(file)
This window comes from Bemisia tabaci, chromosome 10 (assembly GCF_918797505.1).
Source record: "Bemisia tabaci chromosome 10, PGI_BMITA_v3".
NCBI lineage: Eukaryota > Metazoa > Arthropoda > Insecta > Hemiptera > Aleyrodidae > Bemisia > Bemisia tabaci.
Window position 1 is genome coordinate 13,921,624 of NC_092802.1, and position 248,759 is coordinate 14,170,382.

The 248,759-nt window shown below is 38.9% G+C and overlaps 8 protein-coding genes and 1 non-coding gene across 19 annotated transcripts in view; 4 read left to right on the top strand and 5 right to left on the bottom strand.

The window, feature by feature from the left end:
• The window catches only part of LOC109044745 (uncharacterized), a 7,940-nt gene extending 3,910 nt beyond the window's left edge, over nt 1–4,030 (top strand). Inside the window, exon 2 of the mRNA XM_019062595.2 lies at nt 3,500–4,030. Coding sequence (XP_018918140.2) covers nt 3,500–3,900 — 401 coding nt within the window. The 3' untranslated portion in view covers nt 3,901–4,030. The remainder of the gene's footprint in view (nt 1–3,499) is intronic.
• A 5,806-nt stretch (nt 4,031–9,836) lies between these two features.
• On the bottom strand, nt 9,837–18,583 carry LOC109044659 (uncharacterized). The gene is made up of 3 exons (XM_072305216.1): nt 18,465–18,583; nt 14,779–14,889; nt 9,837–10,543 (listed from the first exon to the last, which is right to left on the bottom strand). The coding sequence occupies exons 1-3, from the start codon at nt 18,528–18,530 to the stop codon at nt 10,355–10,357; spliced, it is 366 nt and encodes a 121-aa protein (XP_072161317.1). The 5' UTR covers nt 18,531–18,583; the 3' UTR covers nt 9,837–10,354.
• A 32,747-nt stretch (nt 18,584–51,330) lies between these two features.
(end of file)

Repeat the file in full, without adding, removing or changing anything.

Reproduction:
This window comes from Bemisia tabaci, chromosome 10 (assembly GCF_918797505.1).
Source record: "Bemisia tabaci chromosome 10, PGI_BMITA_v3".
NCBI lineage: Eukaryota > Metazoa > Arthropoda > Insecta > Hemiptera > Aleyrodidae > Bemisia > Bemisia tabaci.
Window position 1 is genome coordinate 13,921,624 of NC_092802.1, and position 248,759 is coordinate 14,170,382.

The 248,759-nt window shown below is 38.9% G+C and overlaps 8 protein-coding genes and 1 non-coding gene across 19 annotated transcripts in view; 4 read left to right on the top strand and 5 right to left on the bottom strand.

The window, feature by feature from the left end:
• The window catches only part of LOC109044745 (uncharacterized), a 7,940-nt gene extending 3,910 nt beyond the window's left edge, over nt 1–4,030 (top strand). Inside the window, exon 2 of the mRNA XM_019062595.2 lies at nt 3,500–4,030. Coding sequence (XP_018918140.2) covers nt 3,500–3,900 — 401 coding nt within the window. The 3' untranslated portion in view covers nt 3,901–4,030. The remainder of the gene's footprint in view (nt 1–3,499) is intronic.
• A 5,806-nt stretch (nt 4,031–9,836) lies between these two features.
• On the bottom strand, nt 9,837–18,583 carry LOC109044659 (uncharacterized). The gene is made up of 3 exons (XM_072305216.1): nt 18,465–18,583; nt 14,779–14,889; nt 9,837–10,543 (listed from the first exon to the last, which is right to left on the bottom strand). The coding sequence occupies exons 1-3, from the start codon at nt 18,528–18,530 to the stop codon at nt 10,355–10,357; spliced, it is 366 nt and encodes a 121-aa protein (XP_072161317.1). The 5' UTR covers nt 18,531–18,583; the 3' UTR covers nt 9,837–10,354.
• A 32,747-nt stretch (nt 18,584–51,330) lies between these two features.